Empires In The Northwest


Before the huts were completed, a hurricane broke. For three weeks it roared so furiously that men could venture forth only on hands and knees. The St. Peter was driven ashore and demolished. Fine sand sifted endlessly into the huts. Steller tried to keep it brushed away from Bering, but the commander whispered to let it be; it kept him warm. On December 8, 1741, he died.

Twelve of the original 76 crewmen had perished before the landing, nine during it. Ten more, including Bering, succumbed by the first of the year. Mysteriously then the others improved; by spring everyone was up and about. The problem now was to escape. The St. Peter was wrecked beyond repair; the crew’s carpenters were dead. But a Cossack was found who had once labored in a shipyard, and under his uncertain supervision work began on a new vessel. There were few tools, no wood but wreckage, no rigging but rotting hemp. None the less, by mid-August the survivors had floated a clumsy craft forty feet long, thirteen of beam, six deep. Its upper part was caulked with tallow from the sea cow, its under with tar salvaged from the hull of the St. Peter . It wallowed. It leaked. But it held together long enough to reach Avacha Bay on Kamchatka.

Although the miraculous return occasioned rejoicing in Petropavlovsk, the Russian court remained indifferent. The enthusiasm that had launched the expedition had died with the ascension of a new empress. Worse, very few of the scientists who had made the different voyages remained alive to press for publication in the face of current inertia and antiforeign bias. (Steller, for one, died while crossing Siberia.) Such news of their findings as did leak out was largely unofficial and against the wishes of the government.

In eastern Siberia, however, there was one item of information that could not be suppressed. This was the knowledge that the survivors had brought back with them 900 sea-otter skins.

Bobri morskie , sea beaver, the Russians called the five-foot-long, web-toed animal. The fur is a dark, dark brown, almost ebony in the water, but with enough underlying silver to impart an unmatchable sheen when it is stroked. The underfur, so dense it sheds water, is silky soft. For such a pelt the Chinese merchants at the edge of the Gobi Desert were willing to pay up to 100 gold rubles.

The news spread like wildfire. The promyshleniki stampeded for Bering Island as once Yermak’s men had stampeded after sable. Their first craft, modeled after the barges employed on the rivers, were the “woven” boats, the shitika , mere flat-bottomed log frames covered with green planks held together by deerhide thongs and willow withes, caulked with moss and tallow. The men who risked their lives to these unseaworthy vessels could scarcely reef a sail or plot a course. It is said that of every three crews that embarked during the early days of the rush, only two came back.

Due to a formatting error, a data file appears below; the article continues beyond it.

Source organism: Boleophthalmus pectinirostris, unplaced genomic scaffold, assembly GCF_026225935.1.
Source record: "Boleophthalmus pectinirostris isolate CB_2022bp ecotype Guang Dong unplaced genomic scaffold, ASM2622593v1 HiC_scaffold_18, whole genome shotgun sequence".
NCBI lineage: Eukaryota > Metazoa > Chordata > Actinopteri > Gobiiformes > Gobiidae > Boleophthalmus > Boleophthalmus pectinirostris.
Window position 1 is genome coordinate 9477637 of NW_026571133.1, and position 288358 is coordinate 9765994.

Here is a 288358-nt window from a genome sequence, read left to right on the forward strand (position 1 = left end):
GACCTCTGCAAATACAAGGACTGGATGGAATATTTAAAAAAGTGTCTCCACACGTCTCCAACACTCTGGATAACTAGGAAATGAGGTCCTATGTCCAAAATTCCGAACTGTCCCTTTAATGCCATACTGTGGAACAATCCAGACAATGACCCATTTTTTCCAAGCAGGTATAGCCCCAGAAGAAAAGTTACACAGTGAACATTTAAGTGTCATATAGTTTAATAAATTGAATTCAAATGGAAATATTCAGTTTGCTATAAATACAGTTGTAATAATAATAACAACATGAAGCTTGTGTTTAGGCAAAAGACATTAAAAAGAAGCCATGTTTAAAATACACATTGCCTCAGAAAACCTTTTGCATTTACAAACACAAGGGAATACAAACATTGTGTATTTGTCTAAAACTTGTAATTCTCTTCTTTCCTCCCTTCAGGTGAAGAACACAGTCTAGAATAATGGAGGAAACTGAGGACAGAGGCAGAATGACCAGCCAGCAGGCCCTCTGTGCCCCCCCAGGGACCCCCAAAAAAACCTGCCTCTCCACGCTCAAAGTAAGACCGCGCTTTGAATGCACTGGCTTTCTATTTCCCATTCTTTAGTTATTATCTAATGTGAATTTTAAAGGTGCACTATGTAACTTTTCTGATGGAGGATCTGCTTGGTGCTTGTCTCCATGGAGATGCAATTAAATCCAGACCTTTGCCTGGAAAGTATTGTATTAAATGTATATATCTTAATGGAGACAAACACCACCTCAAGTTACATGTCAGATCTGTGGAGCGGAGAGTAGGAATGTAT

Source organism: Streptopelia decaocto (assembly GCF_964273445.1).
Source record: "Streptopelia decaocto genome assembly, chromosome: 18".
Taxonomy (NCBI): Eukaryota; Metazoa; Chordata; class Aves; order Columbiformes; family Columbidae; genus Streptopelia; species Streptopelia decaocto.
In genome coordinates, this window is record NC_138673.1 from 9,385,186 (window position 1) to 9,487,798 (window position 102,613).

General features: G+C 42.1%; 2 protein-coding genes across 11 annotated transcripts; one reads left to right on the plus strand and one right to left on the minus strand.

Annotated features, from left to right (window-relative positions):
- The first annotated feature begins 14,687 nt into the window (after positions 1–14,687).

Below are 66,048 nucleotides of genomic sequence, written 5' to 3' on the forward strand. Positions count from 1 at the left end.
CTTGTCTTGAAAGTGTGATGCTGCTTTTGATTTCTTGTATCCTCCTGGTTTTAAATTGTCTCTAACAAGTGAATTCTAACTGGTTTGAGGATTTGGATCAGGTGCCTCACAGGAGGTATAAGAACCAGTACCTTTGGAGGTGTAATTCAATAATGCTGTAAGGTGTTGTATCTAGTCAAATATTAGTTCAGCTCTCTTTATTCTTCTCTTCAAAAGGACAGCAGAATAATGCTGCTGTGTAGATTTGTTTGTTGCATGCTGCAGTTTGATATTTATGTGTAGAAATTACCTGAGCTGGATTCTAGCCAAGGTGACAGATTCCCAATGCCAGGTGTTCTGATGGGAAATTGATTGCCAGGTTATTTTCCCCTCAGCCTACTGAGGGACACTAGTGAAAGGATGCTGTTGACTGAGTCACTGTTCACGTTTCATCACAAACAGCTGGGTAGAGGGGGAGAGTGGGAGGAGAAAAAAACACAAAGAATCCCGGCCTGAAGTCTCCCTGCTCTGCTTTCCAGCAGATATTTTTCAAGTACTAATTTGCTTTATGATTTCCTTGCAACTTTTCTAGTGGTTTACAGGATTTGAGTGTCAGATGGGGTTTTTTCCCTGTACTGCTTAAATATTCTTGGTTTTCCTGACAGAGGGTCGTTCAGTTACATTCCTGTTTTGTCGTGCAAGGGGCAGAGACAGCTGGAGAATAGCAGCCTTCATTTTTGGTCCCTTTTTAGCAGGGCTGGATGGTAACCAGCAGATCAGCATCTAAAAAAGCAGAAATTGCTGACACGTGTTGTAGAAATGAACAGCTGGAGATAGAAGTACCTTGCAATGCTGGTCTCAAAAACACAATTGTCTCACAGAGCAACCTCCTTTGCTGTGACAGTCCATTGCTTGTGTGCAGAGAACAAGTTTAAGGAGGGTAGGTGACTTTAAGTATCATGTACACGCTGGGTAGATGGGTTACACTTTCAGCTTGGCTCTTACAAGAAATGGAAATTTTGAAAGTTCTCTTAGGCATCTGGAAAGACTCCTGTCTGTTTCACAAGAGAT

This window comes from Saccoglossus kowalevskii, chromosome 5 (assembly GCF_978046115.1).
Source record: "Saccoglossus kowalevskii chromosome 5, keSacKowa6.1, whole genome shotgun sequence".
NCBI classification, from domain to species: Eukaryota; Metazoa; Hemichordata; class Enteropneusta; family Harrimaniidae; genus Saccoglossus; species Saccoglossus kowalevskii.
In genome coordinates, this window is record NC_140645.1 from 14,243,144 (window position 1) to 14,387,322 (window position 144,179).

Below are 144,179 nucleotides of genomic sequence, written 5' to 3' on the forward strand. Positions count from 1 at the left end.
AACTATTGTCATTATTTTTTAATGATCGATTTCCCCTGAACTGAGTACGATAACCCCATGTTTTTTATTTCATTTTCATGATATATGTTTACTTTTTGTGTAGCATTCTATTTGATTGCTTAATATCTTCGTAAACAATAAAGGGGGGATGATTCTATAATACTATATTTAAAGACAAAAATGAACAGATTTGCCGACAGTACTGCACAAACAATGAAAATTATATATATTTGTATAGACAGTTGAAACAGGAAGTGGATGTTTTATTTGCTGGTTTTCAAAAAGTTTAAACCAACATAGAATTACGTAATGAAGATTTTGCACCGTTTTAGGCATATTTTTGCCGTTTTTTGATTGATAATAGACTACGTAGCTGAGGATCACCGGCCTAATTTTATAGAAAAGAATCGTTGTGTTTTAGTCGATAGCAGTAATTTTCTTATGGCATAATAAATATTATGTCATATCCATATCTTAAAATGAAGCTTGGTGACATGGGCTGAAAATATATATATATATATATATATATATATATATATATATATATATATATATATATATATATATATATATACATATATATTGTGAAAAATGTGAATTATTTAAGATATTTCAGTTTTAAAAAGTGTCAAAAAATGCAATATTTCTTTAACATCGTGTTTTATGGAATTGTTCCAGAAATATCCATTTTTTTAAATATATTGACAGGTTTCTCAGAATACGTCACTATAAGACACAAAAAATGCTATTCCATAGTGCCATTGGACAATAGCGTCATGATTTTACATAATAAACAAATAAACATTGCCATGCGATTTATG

Results, however, were sometimes fabulous. The first man out after the return of Bering’s crew, a Cossack sergeant named Basov, sailed into Petropavlovsk with a cargo worth 112,000 rubles—in today’s currency not much less than a million dollars. This was just the beginning. A decade later a single ship reputedly grossed nearly $2,500,000.

The exploitation which resulted was as brutal as any the world has known. First the bobbing ships put in at Bering Island, where the gentle sea cows were slaughtered and cured as a supply of meat, with such ruthless efficiency that soon the animals were extinct. Next the hunters steered for the Aleutians. As fast as one island was stripped, the men moved on to the next. As they ventured farther and farther east, ships of necessity grew larger and piloting better. No surveys were made, however, and few records kept. The promyshleniki and their savage commanders were interested only in furs—and in women.

At first the Russians did their own hunting. Soon, however, they learned that the amiable Aleut natives would do it for them, in sea-tight little skin bidarkas , in return for the cheapest trinkets. When at last the Aleuts grew less ingenuous and more demanding, the promyshleniki invoked refined methods of persuasion originally developed among the natives of Siberia. Hostages, principally young women, were seized and held on shipboard as an incentive to production. Obediently then the husbands went forth to hunt. The safe way was for them to use Russian-supplied traps for foxes, nets across tidal channels for otter. Another way, but slow, was for a ring of bidarkas to surround an otter and keep it diving until its supply of oxygen ran out and it could stay beneath the surface no longer. But the most productive way was to wait until one of the inevitable hurricanes drove the otter herds onto the reefs for shelter. The Aleuts then followed through the tumult of white water, clubbing the animals if possible fom the pitching bidarkas , or, more often, disembarking and running up on them undetected in the crashing surf. Casualties were high, but that did not bother the Russians, snugly ensconced with the waiting women.